Other markets, such as Australia, and emerging markets such as India, are not much different.  See a chart of another twist that many investors do not understand, while the Money Supply of some currencies may not be expanding as fast as the USD, many of those currencies are ‘backed’ by the USD in the form of USD reserves.  So their values are being deteriorated not only directly by their own printing, but by the deterioration of their reserve value.  Since Currencies are valued only in terms of purchasing power and when traded with other currencies, the only real measure of this can be seen in the appreciation of commodities and other hard assets, and inflation. 

forex market fx new anti asset class Money supply of Australia 1984 2007

There is a growing Food Crisis in the world. “But last month, global food prices actually broke the record, according to the experts at the UN’s Food and Agriculture Organisation. Over the past year the price of corn has risen 52 per cent, wheat 49 per cent and soybeans 28 per cent. Rising food prices have pushed an extra 44 million people into poverty in the past seven months, according to the World Bank. It’s even being felt in the rich world. In Australia, the opposition hopes to capitalise on it: “The year will begin and end with Australian families facing an ever-rising cost of living,” the Liberal Party’s Joe Hockey said in a speech last week. Alarmed at spiking food prices, a score of countries, including big food suppliers such as Russia and Ukraine, have banned food exports to make sure they can feed their own people first. This has provoked further alarm. Britain’s environment minister, Caroline Spelman, argued last month that it should be illegal for countries to halt food exports, even in an emergency. At the same time, the British government’s chief scientific officer, Sir John Beddington, declared that “the case for urgent action in the global food system is now compelling”.5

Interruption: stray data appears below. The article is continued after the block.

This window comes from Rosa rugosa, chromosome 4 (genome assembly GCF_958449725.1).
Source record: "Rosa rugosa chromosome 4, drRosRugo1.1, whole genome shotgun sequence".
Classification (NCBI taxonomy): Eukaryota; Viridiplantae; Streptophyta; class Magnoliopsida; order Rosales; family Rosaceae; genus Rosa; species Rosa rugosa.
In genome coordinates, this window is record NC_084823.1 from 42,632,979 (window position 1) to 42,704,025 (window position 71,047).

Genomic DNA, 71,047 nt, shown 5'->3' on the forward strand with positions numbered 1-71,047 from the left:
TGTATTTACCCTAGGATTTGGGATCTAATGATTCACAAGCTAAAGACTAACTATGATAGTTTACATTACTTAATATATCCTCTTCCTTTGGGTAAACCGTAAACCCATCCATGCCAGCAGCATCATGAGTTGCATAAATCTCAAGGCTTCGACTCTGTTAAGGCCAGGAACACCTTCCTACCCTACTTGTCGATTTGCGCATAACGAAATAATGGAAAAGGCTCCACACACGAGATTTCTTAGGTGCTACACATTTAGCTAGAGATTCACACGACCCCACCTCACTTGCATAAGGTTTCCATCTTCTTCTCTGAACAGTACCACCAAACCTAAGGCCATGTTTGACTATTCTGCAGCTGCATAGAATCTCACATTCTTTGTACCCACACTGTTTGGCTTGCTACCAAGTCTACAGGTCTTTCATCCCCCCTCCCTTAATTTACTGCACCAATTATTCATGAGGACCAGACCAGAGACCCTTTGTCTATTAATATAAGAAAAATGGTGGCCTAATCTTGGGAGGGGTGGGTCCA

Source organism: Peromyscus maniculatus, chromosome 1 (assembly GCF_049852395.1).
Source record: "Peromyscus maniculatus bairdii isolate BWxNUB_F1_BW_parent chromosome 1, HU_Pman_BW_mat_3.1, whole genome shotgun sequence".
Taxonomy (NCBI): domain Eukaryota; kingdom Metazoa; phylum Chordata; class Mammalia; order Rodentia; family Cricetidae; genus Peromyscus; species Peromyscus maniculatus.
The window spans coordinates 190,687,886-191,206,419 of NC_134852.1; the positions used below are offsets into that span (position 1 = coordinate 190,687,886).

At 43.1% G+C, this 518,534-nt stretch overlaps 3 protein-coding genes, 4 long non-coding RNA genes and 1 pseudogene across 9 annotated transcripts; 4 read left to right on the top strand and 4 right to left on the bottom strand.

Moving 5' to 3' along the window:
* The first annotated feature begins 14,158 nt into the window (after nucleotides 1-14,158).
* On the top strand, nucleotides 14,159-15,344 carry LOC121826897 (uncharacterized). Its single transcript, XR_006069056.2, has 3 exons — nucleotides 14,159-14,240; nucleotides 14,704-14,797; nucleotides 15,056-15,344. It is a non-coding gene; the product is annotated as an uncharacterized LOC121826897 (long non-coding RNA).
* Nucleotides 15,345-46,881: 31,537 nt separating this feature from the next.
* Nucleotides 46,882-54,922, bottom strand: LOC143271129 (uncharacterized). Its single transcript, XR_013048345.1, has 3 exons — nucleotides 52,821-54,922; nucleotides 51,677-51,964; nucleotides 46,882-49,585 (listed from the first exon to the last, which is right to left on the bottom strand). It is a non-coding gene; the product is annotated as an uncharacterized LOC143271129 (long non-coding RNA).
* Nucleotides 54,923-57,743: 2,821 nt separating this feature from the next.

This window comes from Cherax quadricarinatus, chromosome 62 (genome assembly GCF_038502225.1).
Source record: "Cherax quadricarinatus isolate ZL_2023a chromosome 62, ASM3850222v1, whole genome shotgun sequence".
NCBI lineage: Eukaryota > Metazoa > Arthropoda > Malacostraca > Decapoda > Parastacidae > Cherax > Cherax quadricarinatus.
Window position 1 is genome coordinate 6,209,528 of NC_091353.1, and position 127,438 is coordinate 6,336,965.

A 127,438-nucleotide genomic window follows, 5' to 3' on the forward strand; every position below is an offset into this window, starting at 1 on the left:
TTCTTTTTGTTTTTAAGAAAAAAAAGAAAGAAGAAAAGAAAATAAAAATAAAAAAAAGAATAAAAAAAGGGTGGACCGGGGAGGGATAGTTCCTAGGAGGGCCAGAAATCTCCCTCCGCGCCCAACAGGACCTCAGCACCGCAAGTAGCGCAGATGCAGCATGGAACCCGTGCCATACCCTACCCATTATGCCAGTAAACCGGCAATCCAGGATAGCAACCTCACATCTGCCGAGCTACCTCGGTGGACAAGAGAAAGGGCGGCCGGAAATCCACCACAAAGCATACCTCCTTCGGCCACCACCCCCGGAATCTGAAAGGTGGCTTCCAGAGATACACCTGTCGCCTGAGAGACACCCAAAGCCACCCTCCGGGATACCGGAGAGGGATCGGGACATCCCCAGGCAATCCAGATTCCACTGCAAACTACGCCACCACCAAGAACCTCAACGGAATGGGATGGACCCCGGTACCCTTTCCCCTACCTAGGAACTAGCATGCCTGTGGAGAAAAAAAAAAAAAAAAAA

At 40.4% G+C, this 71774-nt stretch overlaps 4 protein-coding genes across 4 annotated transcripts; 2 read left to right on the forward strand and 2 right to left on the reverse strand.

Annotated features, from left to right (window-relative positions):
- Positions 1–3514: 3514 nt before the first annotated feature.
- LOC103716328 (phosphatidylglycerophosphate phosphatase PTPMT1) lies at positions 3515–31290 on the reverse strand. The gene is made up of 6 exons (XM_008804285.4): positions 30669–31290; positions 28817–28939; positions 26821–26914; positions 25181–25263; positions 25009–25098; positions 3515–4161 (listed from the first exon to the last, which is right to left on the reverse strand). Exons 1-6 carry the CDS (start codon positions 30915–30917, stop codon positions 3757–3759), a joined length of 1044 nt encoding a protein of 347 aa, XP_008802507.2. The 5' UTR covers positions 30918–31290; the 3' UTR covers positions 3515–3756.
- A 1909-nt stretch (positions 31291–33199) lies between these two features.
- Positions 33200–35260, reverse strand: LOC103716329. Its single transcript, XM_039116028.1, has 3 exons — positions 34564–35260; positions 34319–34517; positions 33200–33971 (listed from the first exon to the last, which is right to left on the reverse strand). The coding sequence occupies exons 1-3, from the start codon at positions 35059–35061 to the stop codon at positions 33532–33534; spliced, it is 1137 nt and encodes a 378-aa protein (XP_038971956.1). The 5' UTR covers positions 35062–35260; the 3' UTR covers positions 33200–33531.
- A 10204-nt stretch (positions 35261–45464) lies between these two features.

What does all this mean for investors?